Germán Andino addresses Honduran gang violence in the #NoHumanIsAlien exhibition at U-M


German Andino standing next to his #NoHumanIsAlien exhibition at U-M

Comic-based journalism, where an artist tells reported stories with his or her drawings, has the benefit of addressing sensitive issues with a bit of emotional distance that doesn't always exist in the more immediate video- and audio-based storytelling. It can also give reluctant participants the freedom to tell their difficult and dangerous tales without a direct visual representation, which could put their lives at risk.

Joe Sacco is a pioneer of graphic journalism as shown in his many books, including Palestine (2001), Safe Area Gorazde (2002), and Journalism (2013). In Sacco's wake a mini-movement of graphic journalism has emerged, such as Sarah Glidden’s How to Understand Israel in 60 Days or Less (2016), Wendy MacNaughton's Meanwhile in San Francisco: The City in Its Own Words (2014), and Germán Andino's El Hábito de la Mordaza / The Habit of Silence (2016).

Indigenous Inspiration: Power couple donates Inuit art collection to UMMA


Kathy and Philip Power

Kathy and Philip Power hold Walking Bear—Unidentified artist (Inukjuak), ca. 1950, stone, ivory. Photo courtesy of UMMA.

Hail to the University of Michigan Museum of Art -- its Victor campaign just found a new leader in donations and it's the best.

Philip and Kathy Power donated $4.5 million worth of Inuit art, making UMMA one of the most important museums for creative works from the indigenous peoples of Alaska, Canada, and Greenland.

Joyce Brienza's "Floating Points" exhibit explores dichotomous realities


Joyce Brienza's Hands painting

Joyce Brienza's Madonna painting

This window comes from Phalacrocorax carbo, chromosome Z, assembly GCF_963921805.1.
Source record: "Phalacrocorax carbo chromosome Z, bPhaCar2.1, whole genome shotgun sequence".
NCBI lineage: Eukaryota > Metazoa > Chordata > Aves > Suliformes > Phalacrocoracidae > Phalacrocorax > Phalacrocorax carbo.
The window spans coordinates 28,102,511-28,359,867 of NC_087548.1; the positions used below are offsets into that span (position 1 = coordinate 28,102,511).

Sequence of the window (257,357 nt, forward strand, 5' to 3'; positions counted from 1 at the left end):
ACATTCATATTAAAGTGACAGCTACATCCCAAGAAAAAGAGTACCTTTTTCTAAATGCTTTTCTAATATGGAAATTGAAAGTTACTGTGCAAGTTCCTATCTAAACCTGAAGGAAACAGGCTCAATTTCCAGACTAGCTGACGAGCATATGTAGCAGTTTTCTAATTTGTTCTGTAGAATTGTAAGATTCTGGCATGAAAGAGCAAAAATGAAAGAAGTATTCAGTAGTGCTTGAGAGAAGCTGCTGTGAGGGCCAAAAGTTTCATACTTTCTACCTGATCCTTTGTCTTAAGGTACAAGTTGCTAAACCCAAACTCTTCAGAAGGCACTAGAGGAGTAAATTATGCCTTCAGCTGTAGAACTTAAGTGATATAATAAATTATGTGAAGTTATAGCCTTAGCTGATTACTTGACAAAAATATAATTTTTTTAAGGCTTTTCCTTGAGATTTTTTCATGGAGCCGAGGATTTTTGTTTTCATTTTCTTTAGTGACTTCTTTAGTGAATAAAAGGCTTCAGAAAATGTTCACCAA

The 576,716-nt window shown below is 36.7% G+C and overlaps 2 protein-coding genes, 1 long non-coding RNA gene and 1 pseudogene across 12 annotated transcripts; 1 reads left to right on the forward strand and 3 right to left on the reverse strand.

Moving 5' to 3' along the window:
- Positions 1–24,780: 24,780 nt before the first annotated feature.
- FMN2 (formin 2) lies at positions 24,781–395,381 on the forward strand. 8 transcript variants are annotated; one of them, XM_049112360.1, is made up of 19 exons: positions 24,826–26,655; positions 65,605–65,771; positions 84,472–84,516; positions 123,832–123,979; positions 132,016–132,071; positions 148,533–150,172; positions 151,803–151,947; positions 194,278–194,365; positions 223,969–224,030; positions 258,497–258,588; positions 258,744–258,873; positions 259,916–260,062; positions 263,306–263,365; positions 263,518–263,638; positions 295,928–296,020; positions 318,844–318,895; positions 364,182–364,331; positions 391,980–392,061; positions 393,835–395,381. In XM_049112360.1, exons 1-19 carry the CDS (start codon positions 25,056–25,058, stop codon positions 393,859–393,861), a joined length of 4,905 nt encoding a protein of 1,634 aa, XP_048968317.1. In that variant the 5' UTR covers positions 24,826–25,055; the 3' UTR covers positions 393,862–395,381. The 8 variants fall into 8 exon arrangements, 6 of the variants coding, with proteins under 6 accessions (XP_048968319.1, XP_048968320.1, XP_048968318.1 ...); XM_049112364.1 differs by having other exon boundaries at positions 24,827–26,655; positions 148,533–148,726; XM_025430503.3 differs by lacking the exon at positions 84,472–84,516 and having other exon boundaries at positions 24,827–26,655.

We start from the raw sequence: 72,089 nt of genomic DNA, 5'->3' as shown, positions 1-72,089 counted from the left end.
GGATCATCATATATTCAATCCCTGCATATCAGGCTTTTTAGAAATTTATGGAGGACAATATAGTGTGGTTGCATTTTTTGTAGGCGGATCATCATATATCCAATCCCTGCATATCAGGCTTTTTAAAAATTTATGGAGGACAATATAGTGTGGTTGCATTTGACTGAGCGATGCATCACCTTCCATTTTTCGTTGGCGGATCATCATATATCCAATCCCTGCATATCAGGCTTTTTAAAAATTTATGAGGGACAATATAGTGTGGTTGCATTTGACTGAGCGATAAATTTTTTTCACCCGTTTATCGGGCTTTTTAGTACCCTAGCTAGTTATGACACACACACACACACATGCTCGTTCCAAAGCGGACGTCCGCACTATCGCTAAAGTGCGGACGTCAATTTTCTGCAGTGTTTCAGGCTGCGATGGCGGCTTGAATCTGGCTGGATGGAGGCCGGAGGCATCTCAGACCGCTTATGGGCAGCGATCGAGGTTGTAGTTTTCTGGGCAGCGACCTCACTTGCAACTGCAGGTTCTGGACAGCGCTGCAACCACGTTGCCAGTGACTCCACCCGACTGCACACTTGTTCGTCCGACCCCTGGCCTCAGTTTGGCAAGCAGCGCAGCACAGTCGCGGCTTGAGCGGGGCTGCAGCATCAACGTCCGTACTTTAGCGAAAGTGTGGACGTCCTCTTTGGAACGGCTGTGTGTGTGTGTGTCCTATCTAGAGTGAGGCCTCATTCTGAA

Joyce Brienza's Hands (top) and Madonna.

Detroit-based artist and University of Michigan lecturer Joyce Brienza received her Bachelor’s of Fine Arts from Wayne State University and earned an MFA at Mason Gross School of the Arts at Rutgers University. She has exhibited her paintings nationally and internationally, and her work addresses often-dichotomous themes, exploring her interest in “places between.”

I talked to Brienza about her Floating Points exhibit in the Rotunda Gallery at U-M's North Campus Research Complex, which engages with themes of the unconscious/conscious, male/female, and high/low art. 

Dalia Reyes' "Rainbow Body" exhibit explores cosmic lightness


Three paintings by Dalia Reyes

Portal practice: Dalia Reyes' painitngs explore metaphysical concepts.

Dalia Reyes is a Detroit-based artist and arts administrator with an undergraduate degree from the College for Creative Studies. In her artist statement for the exhibition Rainbow Body at the Connections Gallery in U-M's North Campus Research Complex, Reyes suggests her work “focuses on pushing fantasy into everyday scenery; where plants have names and all that glitters is definitely gold.”

I caught up with Reyes to ask a few questions about her process, cosmic fantasy, and upcoming projects.

Ann Arbor Art Center's "Art Now: Drawing" leaps off the page


Lilian Crum's Untitled 1607

Lilian Crum's Untitled 1607 won second place in Ann Arbor Art Center's Art Now: Drawing exhibition.

What is drawing now?